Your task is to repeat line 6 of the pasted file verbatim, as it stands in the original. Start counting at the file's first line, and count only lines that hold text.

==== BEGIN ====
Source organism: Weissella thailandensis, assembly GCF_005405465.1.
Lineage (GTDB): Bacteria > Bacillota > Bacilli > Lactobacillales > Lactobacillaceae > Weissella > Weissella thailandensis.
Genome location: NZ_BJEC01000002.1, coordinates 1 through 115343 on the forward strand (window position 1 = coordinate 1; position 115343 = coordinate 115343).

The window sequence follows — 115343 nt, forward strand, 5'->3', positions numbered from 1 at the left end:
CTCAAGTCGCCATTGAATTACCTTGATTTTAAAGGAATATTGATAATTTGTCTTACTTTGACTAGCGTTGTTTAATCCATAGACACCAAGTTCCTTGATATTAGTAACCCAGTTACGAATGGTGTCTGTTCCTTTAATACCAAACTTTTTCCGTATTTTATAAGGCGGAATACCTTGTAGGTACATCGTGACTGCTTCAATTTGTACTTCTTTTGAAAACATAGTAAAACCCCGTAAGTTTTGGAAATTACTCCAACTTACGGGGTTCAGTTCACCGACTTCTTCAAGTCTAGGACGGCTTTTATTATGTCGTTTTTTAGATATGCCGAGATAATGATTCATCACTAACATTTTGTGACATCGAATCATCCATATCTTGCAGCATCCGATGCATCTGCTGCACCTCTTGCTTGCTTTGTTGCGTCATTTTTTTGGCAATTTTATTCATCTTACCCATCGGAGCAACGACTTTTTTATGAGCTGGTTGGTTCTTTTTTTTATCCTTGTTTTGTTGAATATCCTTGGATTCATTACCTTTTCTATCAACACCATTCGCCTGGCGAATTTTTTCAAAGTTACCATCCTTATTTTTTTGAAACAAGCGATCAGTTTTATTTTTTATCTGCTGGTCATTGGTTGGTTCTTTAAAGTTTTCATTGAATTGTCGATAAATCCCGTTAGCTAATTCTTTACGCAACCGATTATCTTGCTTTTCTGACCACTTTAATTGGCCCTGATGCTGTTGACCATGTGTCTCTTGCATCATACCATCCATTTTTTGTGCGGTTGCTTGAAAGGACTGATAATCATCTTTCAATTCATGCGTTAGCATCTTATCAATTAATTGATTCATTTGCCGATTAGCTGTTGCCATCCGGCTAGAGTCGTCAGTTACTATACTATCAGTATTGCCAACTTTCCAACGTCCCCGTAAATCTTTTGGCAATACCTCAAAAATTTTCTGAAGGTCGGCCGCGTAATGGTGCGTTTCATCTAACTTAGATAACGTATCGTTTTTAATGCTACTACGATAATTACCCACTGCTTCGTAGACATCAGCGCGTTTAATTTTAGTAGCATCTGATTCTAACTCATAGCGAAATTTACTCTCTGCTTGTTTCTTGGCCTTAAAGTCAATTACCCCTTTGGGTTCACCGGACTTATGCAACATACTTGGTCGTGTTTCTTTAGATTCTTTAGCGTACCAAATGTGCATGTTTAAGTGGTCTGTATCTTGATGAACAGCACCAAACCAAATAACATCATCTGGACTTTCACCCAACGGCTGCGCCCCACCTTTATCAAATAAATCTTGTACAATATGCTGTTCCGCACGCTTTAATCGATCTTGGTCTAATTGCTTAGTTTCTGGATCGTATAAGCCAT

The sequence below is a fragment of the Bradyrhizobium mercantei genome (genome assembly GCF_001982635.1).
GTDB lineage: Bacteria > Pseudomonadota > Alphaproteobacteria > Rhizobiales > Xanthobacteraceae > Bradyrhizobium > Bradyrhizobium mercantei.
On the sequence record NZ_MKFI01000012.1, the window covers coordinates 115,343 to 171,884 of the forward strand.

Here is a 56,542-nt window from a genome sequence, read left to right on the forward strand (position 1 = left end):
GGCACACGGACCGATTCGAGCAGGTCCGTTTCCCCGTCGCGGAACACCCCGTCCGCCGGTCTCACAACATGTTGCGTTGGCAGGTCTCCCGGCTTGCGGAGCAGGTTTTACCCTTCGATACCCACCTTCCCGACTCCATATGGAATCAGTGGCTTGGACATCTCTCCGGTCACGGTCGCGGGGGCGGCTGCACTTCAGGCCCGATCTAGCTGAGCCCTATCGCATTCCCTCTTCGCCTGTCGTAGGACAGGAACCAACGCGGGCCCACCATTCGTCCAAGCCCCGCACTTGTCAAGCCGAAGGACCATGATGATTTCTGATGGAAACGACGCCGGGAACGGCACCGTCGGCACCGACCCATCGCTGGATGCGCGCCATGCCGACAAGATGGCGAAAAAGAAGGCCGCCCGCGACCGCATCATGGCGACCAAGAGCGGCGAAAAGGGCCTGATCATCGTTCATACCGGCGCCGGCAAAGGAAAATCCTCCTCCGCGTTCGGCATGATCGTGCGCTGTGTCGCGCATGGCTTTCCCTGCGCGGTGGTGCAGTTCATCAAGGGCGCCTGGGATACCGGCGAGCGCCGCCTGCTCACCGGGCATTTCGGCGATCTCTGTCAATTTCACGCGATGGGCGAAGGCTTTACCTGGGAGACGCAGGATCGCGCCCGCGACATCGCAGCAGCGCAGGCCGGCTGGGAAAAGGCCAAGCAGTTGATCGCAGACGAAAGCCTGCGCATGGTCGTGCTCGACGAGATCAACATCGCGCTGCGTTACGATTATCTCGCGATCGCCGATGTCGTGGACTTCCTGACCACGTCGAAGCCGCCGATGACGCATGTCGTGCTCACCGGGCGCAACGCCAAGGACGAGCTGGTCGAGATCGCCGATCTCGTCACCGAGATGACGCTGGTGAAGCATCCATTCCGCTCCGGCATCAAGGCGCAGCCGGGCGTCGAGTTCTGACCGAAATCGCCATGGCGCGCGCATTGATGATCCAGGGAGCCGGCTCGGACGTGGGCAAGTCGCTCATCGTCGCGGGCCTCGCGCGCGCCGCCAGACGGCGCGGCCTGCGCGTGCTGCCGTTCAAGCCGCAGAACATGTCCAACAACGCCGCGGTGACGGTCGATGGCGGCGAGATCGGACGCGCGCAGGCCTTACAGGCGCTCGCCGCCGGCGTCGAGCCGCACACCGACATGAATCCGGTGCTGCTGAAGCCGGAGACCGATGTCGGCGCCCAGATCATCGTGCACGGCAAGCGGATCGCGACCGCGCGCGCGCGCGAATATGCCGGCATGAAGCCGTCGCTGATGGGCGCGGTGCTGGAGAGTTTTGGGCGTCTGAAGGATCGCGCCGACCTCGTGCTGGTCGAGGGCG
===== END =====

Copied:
The sequence below is a fragment of the Bradyrhizobium mercantei genome (genome assembly GCF_001982635.1).